Bilinguals, Monolinguals and their Choices of Metacognitive Strategies in Reading, Writing, Listening and Speaking
The purpose of this explorative study is to compare the choices of metacognitive strategies made by bilinguals and monolinguals in reading, writing, listening, and speaking. Kovelman, Baker & Petitto (2008) compare bilingual and monolingual brains and observe that there is a differential activation in the syntactic process between bilinguals and monolinguals. Could there be a difference between monolinguals and bilinguals in the choice of metacognitive strategies too? The data, collected in three private institutions, one in Quebec, and two in Alberta, consists of 144 students, 72 monolinguals, and 72 bilinguals. The instrument of research is a questionnaire. The results of this study show that 63.8% of all participants are unaware of the concept of metacognition. This lack of awareness is found not only in high school students but also in senior university students. In the category of bilinguals, the students acknowledge being bilinguals, but the percentage of those who feel comfortable in both languages is only 47.2%. Regarding the choices of metacognitive strategies, there are more similarities than differences between bilinguals and monolinguals. The implications of these results could lead educators to be intentional in bringing awareness of the concept of metacognition in a more efficient manner. Further research is needed to determine if the choice of specific metacognitive strategies would improve the four language skills.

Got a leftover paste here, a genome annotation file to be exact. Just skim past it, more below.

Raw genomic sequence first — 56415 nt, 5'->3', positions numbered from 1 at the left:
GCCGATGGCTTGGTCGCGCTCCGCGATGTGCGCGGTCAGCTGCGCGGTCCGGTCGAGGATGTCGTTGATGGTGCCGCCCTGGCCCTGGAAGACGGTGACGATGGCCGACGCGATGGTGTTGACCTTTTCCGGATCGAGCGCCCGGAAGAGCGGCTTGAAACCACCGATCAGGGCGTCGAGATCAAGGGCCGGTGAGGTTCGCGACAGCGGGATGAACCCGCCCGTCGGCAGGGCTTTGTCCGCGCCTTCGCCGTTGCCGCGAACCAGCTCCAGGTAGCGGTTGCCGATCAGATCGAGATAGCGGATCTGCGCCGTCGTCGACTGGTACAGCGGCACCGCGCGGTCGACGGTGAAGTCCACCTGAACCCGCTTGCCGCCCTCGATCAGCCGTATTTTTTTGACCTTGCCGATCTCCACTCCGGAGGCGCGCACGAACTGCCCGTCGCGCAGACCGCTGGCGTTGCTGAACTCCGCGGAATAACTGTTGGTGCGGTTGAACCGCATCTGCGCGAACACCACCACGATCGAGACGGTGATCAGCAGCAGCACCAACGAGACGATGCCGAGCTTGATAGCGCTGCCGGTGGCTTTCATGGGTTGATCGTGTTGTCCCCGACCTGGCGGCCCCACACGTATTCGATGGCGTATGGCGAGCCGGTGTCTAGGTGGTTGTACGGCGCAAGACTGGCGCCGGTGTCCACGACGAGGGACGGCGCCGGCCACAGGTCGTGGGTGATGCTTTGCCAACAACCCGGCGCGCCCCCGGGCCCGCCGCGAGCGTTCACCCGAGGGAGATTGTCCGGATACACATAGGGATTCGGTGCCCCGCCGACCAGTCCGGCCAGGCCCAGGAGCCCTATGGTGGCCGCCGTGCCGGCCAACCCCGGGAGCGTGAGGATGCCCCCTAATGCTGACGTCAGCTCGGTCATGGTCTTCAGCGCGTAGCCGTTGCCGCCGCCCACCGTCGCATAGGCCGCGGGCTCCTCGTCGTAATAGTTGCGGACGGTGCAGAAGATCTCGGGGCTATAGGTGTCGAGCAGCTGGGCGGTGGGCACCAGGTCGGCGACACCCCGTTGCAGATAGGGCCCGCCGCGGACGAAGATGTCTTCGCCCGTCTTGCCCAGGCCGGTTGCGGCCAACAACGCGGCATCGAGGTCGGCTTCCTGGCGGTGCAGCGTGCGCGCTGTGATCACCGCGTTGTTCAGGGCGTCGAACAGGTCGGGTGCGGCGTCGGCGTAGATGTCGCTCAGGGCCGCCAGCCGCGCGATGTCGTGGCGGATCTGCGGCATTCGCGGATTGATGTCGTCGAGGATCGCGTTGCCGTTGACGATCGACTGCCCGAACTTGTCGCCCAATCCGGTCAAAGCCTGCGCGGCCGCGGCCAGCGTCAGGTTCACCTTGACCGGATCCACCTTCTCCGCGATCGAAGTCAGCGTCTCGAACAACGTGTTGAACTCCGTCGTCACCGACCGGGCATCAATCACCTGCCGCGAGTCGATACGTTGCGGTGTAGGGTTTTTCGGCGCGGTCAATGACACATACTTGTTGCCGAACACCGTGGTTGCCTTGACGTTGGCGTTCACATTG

Copyright (c) 2020 Julia Falla-Wood, Keciya Varghese
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